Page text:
Bleach - Uryu Ishida vs Cirucci Sanderwicci Full Fight | English Sub

By: Berenice Gabrielli

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Uploaded on 03/14/2017

Episode count: 151, 153, 156, 157

Bleach - Uryu Ishida vs Cirucci Sanderwicci Full Fight
Bleach - Uryu Ishida vs Cirucci Sanderwicci Full Fight
Bleach - Uryu Ishida vs Cirucci Sanderwicci Full Fight
Bleach - Uryu Ishida vs Cirucci Sanderwicci Full Fight
Bleach - Uryu Ishida vs Cirucci Sanderwicci Full Fight
Bleach - Uryu Ishida vs Cirucci Sanderwicci Full Fight
Bleach - Uryu Ishida vs Cirucci Sanderwicci Full Fight
Bleach - Uryu Ishida vs Cirucci Sanderwicci Full Fight
Bleach - Uryu Ishida vs Cirucci Sanderwicci Full Fight
Bleach - Uryu Ishida vs Cirucci Sanderwicci Full Fight

Comments (2):

By anonymous    2017-09-20

1. "What is it?"

While std::move() "looks like" a function - I would say it isn't really a function. It's sort of a converter between ways the compiler considers an expression's value.

2. "What does it do?"

The first thing to note is that std::move() doesn't actually move anything.

If you've ever watched the animation series Bleach - it does the equivalent of Quincy Seele Schneider's Reishi softening (see also its use in this scene).

Seriously, though, it converts an expression from being an lvalue or pure rvalue (such as a variable you might be using for a long time yet, or a temporary you're passing around for a while, respectively) to being an xvalue. An xvalue tells the compiler:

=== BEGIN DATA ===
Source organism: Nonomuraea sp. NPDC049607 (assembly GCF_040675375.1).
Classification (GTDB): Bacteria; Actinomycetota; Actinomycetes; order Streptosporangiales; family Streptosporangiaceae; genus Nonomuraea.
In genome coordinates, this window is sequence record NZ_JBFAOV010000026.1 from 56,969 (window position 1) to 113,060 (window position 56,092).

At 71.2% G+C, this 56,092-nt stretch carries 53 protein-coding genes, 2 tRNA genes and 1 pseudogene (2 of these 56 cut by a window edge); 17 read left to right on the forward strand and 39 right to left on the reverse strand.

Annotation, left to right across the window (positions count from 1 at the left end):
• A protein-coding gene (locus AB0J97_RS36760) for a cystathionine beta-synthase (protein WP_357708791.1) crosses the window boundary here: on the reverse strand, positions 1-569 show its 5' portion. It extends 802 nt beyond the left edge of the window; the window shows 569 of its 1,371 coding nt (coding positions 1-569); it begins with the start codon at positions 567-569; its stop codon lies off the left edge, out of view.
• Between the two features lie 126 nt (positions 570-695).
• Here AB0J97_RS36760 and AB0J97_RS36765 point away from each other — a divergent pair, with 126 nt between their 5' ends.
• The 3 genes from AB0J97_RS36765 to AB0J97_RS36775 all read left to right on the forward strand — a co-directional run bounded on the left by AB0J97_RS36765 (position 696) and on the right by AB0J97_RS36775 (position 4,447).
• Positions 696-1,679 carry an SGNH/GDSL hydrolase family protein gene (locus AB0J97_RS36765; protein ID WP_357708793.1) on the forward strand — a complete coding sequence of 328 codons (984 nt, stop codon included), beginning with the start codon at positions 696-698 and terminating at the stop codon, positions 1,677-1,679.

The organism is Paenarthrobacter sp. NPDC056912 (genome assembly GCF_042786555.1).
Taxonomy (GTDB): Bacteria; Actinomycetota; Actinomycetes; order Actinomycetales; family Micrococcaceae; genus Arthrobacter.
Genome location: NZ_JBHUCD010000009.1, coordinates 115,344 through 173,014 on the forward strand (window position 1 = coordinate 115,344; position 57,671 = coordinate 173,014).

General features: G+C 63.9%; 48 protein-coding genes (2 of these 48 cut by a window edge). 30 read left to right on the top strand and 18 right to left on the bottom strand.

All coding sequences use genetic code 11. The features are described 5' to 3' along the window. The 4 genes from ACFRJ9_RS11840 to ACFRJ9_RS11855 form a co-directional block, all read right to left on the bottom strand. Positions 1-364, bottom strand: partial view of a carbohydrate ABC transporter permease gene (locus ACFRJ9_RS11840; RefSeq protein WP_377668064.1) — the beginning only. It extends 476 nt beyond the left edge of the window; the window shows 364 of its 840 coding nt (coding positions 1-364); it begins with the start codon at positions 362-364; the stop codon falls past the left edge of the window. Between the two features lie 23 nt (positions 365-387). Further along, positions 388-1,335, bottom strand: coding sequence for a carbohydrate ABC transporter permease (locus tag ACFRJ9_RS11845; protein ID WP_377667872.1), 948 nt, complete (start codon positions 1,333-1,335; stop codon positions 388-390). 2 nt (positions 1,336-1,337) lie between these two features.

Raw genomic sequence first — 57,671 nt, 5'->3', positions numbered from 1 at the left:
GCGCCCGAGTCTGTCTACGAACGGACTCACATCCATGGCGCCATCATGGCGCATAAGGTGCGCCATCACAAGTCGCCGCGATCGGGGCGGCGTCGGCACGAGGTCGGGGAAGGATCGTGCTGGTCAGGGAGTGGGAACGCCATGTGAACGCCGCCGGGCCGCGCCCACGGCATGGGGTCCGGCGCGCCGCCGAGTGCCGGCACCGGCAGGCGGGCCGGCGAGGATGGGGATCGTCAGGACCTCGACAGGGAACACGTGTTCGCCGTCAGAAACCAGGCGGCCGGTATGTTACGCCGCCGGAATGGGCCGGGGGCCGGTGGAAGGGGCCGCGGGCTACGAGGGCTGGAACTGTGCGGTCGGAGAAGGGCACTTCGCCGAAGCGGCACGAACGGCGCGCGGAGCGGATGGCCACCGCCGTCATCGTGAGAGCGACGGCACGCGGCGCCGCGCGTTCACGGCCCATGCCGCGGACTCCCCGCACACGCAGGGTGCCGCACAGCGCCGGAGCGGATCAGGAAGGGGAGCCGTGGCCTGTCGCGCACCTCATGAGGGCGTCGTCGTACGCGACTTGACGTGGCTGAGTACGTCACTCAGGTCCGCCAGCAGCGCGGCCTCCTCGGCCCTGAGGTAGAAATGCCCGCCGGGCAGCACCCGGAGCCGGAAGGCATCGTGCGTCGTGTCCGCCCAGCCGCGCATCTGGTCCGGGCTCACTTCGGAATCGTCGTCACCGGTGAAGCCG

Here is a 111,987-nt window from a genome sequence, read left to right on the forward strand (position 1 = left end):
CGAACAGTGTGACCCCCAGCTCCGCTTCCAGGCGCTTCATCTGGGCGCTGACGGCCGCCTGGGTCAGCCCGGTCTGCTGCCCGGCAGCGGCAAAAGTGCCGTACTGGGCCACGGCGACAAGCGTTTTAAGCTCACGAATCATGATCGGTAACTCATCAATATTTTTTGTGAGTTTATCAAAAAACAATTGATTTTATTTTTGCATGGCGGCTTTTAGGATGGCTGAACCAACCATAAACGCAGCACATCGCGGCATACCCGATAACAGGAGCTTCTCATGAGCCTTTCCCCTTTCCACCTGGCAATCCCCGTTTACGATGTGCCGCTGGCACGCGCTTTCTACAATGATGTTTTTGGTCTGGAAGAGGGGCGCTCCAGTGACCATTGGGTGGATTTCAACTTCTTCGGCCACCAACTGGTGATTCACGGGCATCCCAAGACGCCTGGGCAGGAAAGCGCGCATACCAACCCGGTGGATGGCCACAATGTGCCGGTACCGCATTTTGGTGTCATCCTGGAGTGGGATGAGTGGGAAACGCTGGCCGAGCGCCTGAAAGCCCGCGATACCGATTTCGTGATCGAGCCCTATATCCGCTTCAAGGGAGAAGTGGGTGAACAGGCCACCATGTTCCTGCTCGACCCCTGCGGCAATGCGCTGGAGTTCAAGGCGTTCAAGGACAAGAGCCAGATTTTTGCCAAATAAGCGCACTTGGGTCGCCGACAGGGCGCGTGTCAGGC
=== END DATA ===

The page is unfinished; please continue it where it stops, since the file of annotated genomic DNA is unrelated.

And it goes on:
You can plunder me, move anything I'm holding and use it elsewhere (since I'm going to be destroyed soon anyway)".

in other words, when you use std::move(x), you're allowing yourself (or the compiler) to cannibalize x. So if x has, say, its own buffer in memory - after std::move()ing you can use that buffer for whatever else you like.

3. "When should it be used?"

Another way to ask this question is "What would I use/cannibalize an object's resources for?" well, if you're writing application code, you would probably not be messing around a lot with temporary objects created by the compiler. So mainly you would do this in places like constructors, operator methods, STL-algorithm-like functions etc. where objects get created and destroyed automagically alot. Of course, that's just a rule of thumb.

A typical use is 'moving' resources from one object to another instead of copying. @Guillaume links to this page which has a straightforward short example: swapping two objects with less copying.

template <class T>
swap(T& a, T& b) {
    T tmp(a);   // we now have two copies of a
    a = b;      // we now have two copies of b (+ discarded a copy of a)
    b = tmp;    // we now have two copies of tmp (+ discarded a copy of b)
}

using move allows you to swap the resources instead of copying them around:

template <class T>
swap(T& a, T& b) {
    T tmp(std::move(a));
    a = std::move(b);   
    b = std::move(tmp);
}

Think of what happens when T is, say, vector<int> of size n. In the first version you read and write 3*n elements, in the second version you basically read and write just the 3 pointers to the vectors' buffers. Of course, class T needs to know how to do the moving; you should have a move-assignment operator and a move-constructor for class T for this to work.

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